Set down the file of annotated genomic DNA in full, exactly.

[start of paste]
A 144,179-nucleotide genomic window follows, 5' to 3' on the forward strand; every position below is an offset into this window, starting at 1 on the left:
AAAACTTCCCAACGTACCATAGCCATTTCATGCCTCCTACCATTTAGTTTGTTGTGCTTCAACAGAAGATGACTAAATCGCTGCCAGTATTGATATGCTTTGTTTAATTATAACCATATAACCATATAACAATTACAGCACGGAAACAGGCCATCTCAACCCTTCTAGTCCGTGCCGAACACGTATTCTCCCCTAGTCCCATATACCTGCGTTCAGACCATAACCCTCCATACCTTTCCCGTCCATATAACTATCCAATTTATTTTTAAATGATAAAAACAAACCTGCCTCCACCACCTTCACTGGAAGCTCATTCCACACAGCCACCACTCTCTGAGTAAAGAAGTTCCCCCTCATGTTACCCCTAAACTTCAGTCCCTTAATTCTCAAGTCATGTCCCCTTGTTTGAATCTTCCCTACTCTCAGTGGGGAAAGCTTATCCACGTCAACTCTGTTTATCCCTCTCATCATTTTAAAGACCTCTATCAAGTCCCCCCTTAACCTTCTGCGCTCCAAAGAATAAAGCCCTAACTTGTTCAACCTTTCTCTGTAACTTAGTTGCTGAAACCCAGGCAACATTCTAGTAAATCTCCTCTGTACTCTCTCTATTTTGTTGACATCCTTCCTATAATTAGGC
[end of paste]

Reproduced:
A 144,179-nucleotide genomic window follows, 5' to 3' on the forward strand; every position below is an offset into this window, starting at 1 on the left:
AAAACTTCCCAACGTACCATAGCCATTTCATGCCTCCTACCATTTAGTTTGTTGTGCTTCAACAGAAGATGACTAAATCGCTGCCAGTATTGATATGCTTTGTTTAATTATAACCATATAACCATATAACAATTACAGCACGGAAACAGGCCATCTCAACCCTTCTAGTCCGTGCCGAACACGTATTCTCCCCTAGTCCCATATACCTGCGTTCAGACCATAACCCTCCATACCTTTCCCGTCCATATAACTATCCAATTTATTTTTAAATGATAAAAACAAACCTGCCTCCACCACCTTCACTGGAAGCTCATTCCACACAGCCACCACTCTCTGAGTAAAGAAGTTCCCCCTCATGTTACCCCTAAACTTCAGTCCCTTAATTCTCAAGTCATGTCCCCTTGTTTGAATCTTCCCTACTCTCAGTGGGGAAAGCTTATCCACGTCAACTCTGTTTATCCCTCTCATCATTTTAAAGACCTCTATCAAGTCCCCCCTTAACCTTCTGCGCTCCAAAGAATAAAGCCCTAACTTGTTCAACCTTTCTCTGTAACTTAGTTGCTGAAACCCAGGCAACATTCTAGTAAATCTCCTCTGTACTCTCTCTATTTTGTTGACATCCTTCCTATAATTAGGC